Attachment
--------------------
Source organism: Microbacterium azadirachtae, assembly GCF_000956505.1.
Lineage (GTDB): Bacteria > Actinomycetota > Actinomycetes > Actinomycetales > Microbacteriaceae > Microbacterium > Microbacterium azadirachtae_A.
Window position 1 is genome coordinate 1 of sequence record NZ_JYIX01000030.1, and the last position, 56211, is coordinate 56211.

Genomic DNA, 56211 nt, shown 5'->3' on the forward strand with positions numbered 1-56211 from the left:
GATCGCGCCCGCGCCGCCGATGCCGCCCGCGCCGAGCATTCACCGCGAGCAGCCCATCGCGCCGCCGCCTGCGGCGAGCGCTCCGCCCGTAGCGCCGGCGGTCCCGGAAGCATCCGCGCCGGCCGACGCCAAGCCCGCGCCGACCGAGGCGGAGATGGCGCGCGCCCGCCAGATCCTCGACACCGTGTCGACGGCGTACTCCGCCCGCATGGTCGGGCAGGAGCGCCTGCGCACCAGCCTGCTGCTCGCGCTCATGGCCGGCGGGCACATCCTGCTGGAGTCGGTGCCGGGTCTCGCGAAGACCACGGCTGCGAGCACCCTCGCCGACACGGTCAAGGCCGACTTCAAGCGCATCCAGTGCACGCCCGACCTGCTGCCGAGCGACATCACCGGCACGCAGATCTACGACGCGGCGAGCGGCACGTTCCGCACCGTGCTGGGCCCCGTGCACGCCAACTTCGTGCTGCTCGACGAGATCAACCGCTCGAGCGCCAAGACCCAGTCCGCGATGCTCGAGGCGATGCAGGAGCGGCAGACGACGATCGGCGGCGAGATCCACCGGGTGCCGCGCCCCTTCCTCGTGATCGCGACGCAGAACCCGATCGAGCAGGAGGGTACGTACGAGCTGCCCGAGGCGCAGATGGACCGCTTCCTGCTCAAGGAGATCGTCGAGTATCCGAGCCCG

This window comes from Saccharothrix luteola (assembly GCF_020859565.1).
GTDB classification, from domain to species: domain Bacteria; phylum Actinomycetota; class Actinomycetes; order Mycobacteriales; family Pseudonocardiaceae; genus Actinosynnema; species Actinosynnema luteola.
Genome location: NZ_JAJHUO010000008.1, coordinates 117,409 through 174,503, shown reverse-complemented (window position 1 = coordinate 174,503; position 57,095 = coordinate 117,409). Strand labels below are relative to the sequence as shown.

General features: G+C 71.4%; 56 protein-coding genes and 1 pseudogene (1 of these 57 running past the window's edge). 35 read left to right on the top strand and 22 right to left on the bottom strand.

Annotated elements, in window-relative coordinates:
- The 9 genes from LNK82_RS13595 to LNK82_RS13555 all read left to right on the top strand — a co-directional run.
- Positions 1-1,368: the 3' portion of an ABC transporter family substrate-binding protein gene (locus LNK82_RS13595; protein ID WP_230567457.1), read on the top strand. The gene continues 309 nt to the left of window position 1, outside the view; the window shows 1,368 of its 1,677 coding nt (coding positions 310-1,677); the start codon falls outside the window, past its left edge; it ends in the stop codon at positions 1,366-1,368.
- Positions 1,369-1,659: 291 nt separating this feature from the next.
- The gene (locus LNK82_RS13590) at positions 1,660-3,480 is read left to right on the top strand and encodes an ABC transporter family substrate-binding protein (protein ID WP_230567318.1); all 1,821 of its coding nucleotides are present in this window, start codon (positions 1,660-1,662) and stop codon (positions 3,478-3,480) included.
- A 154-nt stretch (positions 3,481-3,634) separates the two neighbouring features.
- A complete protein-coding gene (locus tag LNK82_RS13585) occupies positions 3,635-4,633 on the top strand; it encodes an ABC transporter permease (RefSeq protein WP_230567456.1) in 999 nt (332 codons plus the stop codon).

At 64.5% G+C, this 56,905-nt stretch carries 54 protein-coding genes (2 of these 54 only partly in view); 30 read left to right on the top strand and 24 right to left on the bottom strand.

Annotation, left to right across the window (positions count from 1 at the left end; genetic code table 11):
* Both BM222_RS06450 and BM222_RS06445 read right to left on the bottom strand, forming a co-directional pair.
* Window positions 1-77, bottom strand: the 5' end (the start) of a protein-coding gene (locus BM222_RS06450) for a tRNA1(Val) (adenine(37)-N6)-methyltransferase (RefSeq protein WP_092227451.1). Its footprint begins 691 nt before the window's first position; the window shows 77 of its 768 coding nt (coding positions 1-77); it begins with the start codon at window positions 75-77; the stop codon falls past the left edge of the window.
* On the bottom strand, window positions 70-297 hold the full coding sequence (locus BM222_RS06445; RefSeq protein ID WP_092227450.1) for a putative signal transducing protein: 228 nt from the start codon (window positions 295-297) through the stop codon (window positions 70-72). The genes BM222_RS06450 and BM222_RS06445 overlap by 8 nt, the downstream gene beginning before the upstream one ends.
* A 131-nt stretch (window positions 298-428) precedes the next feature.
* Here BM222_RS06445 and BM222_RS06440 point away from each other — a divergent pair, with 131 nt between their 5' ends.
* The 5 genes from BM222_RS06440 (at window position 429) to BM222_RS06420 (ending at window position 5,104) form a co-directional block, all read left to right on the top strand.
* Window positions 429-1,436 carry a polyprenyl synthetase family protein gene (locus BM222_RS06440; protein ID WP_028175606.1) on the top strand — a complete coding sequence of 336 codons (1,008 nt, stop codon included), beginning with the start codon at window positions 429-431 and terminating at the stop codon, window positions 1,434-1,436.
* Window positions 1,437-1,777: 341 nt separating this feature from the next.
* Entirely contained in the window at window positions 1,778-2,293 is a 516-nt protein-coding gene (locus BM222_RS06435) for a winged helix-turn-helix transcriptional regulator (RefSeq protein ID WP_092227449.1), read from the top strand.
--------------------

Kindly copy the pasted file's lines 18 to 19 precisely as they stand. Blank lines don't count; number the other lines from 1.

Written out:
Annotation, left to right across the window (positions count from 1 at the left end; genetic code table 11):
* Both BM222_RS06450 and BM222_RS06445 read right to left on the bottom strand, forming a co-directional pair.